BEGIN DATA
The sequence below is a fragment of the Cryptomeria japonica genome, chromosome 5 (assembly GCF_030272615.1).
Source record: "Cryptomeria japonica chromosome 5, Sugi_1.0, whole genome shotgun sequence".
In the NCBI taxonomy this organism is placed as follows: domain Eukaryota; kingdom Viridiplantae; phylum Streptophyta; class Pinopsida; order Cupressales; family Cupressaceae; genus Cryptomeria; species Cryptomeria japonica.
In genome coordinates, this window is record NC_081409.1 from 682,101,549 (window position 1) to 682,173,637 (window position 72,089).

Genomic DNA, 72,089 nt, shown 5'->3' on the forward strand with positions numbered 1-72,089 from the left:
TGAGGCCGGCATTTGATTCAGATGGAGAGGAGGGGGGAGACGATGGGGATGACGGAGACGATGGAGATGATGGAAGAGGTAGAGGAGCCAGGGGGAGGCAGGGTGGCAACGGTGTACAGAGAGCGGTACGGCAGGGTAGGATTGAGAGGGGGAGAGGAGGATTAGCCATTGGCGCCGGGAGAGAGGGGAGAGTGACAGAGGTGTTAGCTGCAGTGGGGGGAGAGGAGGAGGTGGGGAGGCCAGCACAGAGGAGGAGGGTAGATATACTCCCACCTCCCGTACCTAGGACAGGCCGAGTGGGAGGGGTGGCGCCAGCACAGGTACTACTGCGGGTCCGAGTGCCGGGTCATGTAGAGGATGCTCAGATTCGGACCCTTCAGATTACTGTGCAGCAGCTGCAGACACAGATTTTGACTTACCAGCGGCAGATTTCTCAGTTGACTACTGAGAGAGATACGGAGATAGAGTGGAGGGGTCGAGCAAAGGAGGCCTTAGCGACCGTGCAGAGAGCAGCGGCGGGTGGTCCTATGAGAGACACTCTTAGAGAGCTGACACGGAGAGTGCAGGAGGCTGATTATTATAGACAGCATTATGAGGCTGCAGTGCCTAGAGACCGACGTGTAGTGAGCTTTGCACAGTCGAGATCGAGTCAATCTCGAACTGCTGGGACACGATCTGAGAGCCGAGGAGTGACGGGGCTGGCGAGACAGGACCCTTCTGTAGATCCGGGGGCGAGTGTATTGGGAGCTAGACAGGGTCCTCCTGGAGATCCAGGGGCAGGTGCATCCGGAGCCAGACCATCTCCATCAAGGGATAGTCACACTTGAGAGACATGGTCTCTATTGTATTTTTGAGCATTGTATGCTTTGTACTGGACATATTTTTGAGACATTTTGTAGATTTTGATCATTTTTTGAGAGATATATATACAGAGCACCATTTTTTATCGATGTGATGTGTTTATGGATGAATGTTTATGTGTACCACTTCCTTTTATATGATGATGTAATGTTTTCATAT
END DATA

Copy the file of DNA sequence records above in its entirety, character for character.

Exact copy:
The sequence below is a fragment of the Cryptomeria japonica genome, chromosome 5 (assembly GCF_030272615.1).
Source record: "Cryptomeria japonica chromosome 5, Sugi_1.0, whole genome shotgun sequence".
In the NCBI taxonomy this organism is placed as follows: domain Eukaryota; kingdom Viridiplantae; phylum Streptophyta; class Pinopsida; order Cupressales; family Cupressaceae; genus Cryptomeria; species Cryptomeria japonica.
In genome coordinates, this window is record NC_081409.1 from 682,101,549 (window position 1) to 682,173,637 (window position 72,089).

Genomic DNA, 72,089 nt, shown 5'->3' on the forward strand with positions numbered 1-72,089 from the left:
TGAGGCCGGCATTTGATTCAGATGGAGAGGAGGGGGGAGACGATGGGGATGACGGAGACGATGGAGATGATGGAAGAGGTAGAGGAGCCAGGGGGAGGCAGGGTGGCAACGGTGTACAGAGAGCGGTACGGCAGGGTAGGATTGAGAGGGGGAGAGGAGGATTAGCCATTGGCGCCGGGAGAGAGGGGAGAGTGACAGAGGTGTTAGCTGCAGTGGGGGGAGAGGAGGAGGTGGGGAGGCCAGCACAGAGGAGGAGGGTAGATATACTCCCACCTCCCGTACCTAGGACAGGCCGAGTGGGAGGGGTGGCGCCAGCACAGGTACTACTGCGGGTCCGAGTGCCGGGTCATGTAGAGGATGCTCAGATTCGGACCCTTCAGATTACTGTGCAGCAGCTGCAGACACAGATTTTGACTTACCAGCGGCAGATTTCTCAGTTGACTACTGAGAGAGATACGGAGATAGAGTGGAGGGGTCGAGCAAAGGAGGCCTTAGCGACCGTGCAGAGAGCAGCGGCGGGTGGTCCTATGAGAGACACTCTTAGAGAGCTGACACGGAGAGTGCAGGAGGCTGATTATTATAGACAGCATTATGAGGCTGCAGTGCCTAGAGACCGACGTGTAGTGAGCTTTGCACAGTCGAGATCGAGTCAATCTCGAACTGCTGGGACACGATCTGAGAGCCGAGGAGTGACGGGGCTGGCGAGACAGGACCCTTCTGTAGATCCGGGGGCGAGTGTATTGGGAGCTAGACAGGGTCCTCCTGGAGATCCAGGGGCAGGTGCATCCGGAGCCAGACCATCTCCATCAAGGGATAGTCACACTTGAGAGACATGGTCTCTATTGTATTTTTGAGCATTGTATGCTTTGTACTGGACATATTTTTGAGACATTTTGTAGATTTTGATCATTTTTTGAGAGATATATATACAGAGCACCATTTTTTATCGATGTGATGTGTTTATGGATGAATGTTTATGTGTACCACTTCCTTTTATATGATGATGTAATGTTTTCATAT